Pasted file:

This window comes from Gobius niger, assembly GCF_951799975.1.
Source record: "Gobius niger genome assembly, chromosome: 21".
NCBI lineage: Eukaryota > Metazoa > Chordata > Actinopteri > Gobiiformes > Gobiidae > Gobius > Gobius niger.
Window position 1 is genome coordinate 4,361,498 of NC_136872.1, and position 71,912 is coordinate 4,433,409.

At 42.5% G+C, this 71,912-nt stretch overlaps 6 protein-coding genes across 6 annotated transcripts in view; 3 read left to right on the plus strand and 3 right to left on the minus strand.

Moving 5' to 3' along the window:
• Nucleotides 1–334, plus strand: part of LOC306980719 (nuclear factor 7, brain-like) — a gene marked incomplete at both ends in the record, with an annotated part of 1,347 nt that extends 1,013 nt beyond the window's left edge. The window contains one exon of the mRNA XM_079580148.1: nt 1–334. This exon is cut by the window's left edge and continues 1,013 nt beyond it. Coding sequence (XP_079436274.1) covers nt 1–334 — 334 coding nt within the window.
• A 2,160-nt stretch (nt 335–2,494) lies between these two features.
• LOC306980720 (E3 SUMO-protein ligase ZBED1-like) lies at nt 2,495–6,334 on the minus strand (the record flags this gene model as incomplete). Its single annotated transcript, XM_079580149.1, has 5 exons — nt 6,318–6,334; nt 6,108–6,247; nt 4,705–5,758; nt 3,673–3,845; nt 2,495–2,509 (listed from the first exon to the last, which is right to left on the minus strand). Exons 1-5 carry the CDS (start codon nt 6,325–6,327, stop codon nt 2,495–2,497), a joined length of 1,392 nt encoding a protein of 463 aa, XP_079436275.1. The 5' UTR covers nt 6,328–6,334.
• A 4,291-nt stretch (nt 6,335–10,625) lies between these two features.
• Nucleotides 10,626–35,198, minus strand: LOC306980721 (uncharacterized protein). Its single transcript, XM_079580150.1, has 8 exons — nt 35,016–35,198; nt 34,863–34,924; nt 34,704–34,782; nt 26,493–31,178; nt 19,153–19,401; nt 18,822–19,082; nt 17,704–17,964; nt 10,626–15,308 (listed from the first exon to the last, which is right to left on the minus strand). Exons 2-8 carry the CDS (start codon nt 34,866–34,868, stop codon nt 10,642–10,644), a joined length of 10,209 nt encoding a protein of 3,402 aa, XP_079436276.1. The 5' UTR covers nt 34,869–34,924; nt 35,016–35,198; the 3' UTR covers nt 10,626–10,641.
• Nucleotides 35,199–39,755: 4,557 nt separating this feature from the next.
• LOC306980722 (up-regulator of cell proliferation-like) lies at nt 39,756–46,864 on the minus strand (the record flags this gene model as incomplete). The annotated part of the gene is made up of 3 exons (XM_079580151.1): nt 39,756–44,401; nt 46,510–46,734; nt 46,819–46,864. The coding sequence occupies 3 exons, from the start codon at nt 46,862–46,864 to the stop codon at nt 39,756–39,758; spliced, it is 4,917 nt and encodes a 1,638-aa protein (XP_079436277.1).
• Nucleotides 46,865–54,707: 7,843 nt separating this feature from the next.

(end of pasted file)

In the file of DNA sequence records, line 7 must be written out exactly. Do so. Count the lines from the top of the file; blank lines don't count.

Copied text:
• Nucleotides 1–334, plus strand: part of LOC306980719 (nuclear factor 7, brain-like) — a gene marked incomplete at both ends in the record, with an annotated part of 1,347 nt that extends 1,013 nt beyond the window's left edge. The window contains one exon of the mRNA XM_079580148.1: nt 1–334. This exon is cut by the window's left edge and continues 1,013 nt beyond it. Coding sequence (XP_079436274.1) covers nt 1–334 — 334 coding nt within the window.